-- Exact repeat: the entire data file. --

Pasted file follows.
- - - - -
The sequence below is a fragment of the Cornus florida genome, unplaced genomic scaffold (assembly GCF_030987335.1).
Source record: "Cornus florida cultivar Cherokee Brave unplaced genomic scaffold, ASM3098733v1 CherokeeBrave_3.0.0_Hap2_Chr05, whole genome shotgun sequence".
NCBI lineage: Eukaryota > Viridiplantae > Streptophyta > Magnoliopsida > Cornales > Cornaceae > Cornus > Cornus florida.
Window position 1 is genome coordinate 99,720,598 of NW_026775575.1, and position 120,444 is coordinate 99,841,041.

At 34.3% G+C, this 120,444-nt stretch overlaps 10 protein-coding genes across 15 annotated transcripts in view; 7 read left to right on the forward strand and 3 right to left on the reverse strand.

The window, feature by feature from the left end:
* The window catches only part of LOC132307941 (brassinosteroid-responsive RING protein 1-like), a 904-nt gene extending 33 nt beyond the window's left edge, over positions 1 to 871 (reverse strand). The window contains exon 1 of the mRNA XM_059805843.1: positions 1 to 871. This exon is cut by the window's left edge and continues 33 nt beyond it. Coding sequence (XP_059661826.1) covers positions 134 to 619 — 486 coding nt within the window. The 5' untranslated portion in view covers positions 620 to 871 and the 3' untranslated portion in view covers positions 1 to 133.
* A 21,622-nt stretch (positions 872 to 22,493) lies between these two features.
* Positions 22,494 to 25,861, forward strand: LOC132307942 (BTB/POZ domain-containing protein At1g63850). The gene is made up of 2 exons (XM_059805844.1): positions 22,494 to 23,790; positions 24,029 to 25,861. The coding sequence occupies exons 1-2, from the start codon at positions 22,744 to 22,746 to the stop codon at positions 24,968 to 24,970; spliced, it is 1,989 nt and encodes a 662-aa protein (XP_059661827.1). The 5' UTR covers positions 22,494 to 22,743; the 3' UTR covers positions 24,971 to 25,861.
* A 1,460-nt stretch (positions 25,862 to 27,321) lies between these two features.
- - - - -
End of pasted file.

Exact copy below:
The sequence below is a fragment of the Cornus florida genome, unplaced genomic scaffold (assembly GCF_030987335.1).
Source record: "Cornus florida cultivar Cherokee Brave unplaced genomic scaffold, ASM3098733v1 CherokeeBrave_3.0.0_Hap2_Chr05, whole genome shotgun sequence".
NCBI lineage: Eukaryota > Viridiplantae > Streptophyta > Magnoliopsida > Cornales > Cornaceae > Cornus > Cornus florida.
Window position 1 is genome coordinate 99,720,598 of NW_026775575.1, and position 120,444 is coordinate 99,841,041.

At 34.3% G+C, this 120,444-nt stretch overlaps 10 protein-coding genes across 15 annotated transcripts in view; 7 read left to right on the forward strand and 3 right to left on the reverse strand.

The window, feature by feature from the left end:
* The window catches only part of LOC132307941 (brassinosteroid-responsive RING protein 1-like), a 904-nt gene extending 33 nt beyond the window's left edge, over positions 1 to 871 (reverse strand). The window contains exon 1 of the mRNA XM_059805843.1: positions 1 to 871. This exon is cut by the window's left edge and continues 33 nt beyond it. Coding sequence (XP_059661826.1) covers positions 134 to 619 — 486 coding nt within the window. The 5' untranslated portion in view covers positions 620 to 871 and the 3' untranslated portion in view covers positions 1 to 133.
* A 21,622-nt stretch (positions 872 to 22,493) lies between these two features.
* Positions 22,494 to 25,861, forward strand: LOC132307942 (BTB/POZ domain-containing protein At1g63850). The gene is made up of 2 exons (XM_059805844.1): positions 22,494 to 23,790; positions 24,029 to 25,861. The coding sequence occupies exons 1-2, from the start codon at positions 22,744 to 22,746 to the stop codon at positions 24,968 to 24,970; spliced, it is 1,989 nt and encodes a 662-aa protein (XP_059661827.1). The 5' UTR covers positions 22,494 to 22,743; the 3' UTR covers positions 24,971 to 25,861.
* A 1,460-nt stretch (positions 25,862 to 27,321) lies between these two features.